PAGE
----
Mashabell Tue 18-Nov-14 15:17:17

Message deleted by MNHQ. Here's a link to our Talk Guidelines.

Mashabell Tue 18-Nov-14 15:21:28

Oh dear.
How now should not have been listed twice.
Note to self: remember to use Preview before posting!

LikeASoulWithoutAMind Tue 18-Nov-14 15:22:27

I wonder how one identifies the "second highest reader" - what on earth does that even mean? grin

catkind Tue 18-Nov-14 17:49:34

Yawn, this is not a phonics vs sight reading question. Even the most enthusiastic phonics advocates say reading is also about comprehension and fluency and expression, not just decoding.

maizieD Tue 18-Nov-14 18:06:53

phonics groups should I would think be completely dictated by how well they know their phonics. reading level is determined by ability to decode, ability to guess the story accurately enough to look like you are decoding or to have learned a lot of words by sight.

Ha! I think I would prefer my child to be excellent at phonics and really bad at guessing. grin

PesoPenguin Tue 18-Nov-14 18:50:32

I think I'd take it with a pinch of salt tbh...

tobysmum77 Tue 18-Nov-14 19:17:31

I reckon shes constantly hounding the teacher to move her dd up reading levels and for a quiet life the teacher has agreed. So your dd isn't behind she's just at the right level. and is better at phonics wink . 2nd best reader rofl grin

nonicknameseemsavailable Tue 18-Nov-14 22:05:48

MaizieD I know you like to assume other people aren't phonics fans but really my point should have been quite obvious.

my point was that a child who can memorise words or guess accurately can easily read the books therefore will often move up levels more quickly BUT they would still be rubbish at phonics hence the other woman's child could be on a higher reading band than their phonics ability would indicate. The lower levels have so few words in the books, especially if the school are using old books, that a child who memorises words on first reading will read those books so fluently they will move up very quickly.

maizieD Tue 18-Nov-14 22:35:41

If they are having good phonics teaching they won't be reading 'levelled' books, so that does spoil your theory a little.
However, if you look at my earlier post you'll see that I suspect 'phonics' and 'reading' being kept separate, in which case your theory could apply.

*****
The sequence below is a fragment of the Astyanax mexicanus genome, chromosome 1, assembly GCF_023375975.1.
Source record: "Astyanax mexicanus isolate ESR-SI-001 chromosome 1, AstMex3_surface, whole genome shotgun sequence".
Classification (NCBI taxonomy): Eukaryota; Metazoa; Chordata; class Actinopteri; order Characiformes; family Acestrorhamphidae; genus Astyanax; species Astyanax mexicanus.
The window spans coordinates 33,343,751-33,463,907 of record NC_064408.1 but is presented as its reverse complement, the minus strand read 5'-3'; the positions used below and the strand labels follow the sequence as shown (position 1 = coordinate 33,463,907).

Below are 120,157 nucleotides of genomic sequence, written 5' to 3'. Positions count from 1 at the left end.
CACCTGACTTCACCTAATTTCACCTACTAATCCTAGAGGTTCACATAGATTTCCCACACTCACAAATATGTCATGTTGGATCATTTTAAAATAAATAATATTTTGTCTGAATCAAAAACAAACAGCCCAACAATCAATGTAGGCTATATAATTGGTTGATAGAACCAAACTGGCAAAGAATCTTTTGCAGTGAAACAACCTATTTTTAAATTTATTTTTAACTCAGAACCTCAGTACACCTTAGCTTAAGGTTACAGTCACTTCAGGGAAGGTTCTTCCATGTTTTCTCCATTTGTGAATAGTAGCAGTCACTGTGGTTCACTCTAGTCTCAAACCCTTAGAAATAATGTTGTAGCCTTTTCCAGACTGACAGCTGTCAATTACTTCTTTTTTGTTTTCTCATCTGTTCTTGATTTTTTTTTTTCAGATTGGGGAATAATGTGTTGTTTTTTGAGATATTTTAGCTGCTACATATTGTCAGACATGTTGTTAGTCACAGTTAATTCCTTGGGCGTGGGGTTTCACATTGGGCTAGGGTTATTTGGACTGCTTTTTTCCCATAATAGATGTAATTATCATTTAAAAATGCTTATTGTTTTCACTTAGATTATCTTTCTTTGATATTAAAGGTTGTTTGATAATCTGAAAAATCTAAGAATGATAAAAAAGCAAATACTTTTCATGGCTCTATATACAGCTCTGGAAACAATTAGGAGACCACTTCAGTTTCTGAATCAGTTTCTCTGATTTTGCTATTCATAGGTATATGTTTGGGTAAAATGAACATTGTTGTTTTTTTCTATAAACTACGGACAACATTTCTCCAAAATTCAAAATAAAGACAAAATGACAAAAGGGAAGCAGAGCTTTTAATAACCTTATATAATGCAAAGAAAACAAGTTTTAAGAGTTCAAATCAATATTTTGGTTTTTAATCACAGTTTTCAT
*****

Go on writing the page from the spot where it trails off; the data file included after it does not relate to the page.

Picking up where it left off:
And, if it did apply, if it were my child I'd prefer a phonics whizz to a good guesser (that was meant to be a bit of reassurance for the OP - clearly I've failed sad wink)

Not altogether sure why you are bollocking me

nonicknameseemsavailable Tue 18-Nov-14 23:33:10

well it sounded like you were jumping on your high horse about my suggestion that children can guess words as a legitimate reading method which wasn't what I was saying at all.

There are many schools still using all the old books and all the old levels.

mrz Wed 19-Nov-14 06:40:33

Guessing is never a legitimate "reading" strategy I'm afraid. It's much easier to guess than to decode but you are sacrificing accuracy and meaning by doing so.

mrz Wed 19-Nov-14 06:45:31

OP I don't think you can ignore the question "how does this mother know" you are trusting that she has some knowledge you don't but why would she?

I don't know how the school organises phonics groups (personally I hare the practice) or their policy for allocating reading books. Perhaps the other mother gets her child's book changed every day so she will gallop ahead (some parents see reading as a race rather than as an important life skill that needs to be developed)
Personally I wouldn't worry if you are happy with your child's progress ... Ignore the competition!

nonicknameseemsavailable Wed 19-Nov-14 13:15:06

quite mrz but that is exactly what I was saying - it isn't a legitimate reading method but MaizieD assumed I was saying it was when I was merely pointing out that if a child is particularly good at it then they can, in many schools, move up through the levels based on this but their phonics knowledge is still poor so hence the lower phonics group.

maizieD Wed 19-Nov-14 17:31:00

but MaizieD assumed I was saying it was

No. I didn't really! It just seemed worth saying, to reassure the OP, that being good at phonics is better than being good at guessing.

Feenie Wed 19-Nov-14 17:57:14

Oh dear.
How now should not have been listed twice.

It shouldn't have been listed at all - you're not supposed to spam with your lists any more, Masha.

RiversideMum Wed 19-Nov-14 18:46:04

Phonics groups may also be made on writing ability. At this young age, you can be a good reader, but struggle with writing. Conversely, some children are very confident writers but less fluent at reading.

poppy70 Wed 19-Nov-14 22:17:48

Phonics groups are based on your ability to say the sounds when presented with them or your ability to read the word when presented with them. They are not based on writing ability although the research would argue as would I that the long term benefit of phonics is to spelling. Its long term benefit to reading, after we decode fluently and actually from then on don't decode, is in the reading of unfamiliar words but we rarely read these words out loud anyway. How many of us still use phonics to work out how to spell a word we don't know? Morphology in the long term is probably the most beneficial to reading. Breaking up bigger words to smaller more manageable words to all of us.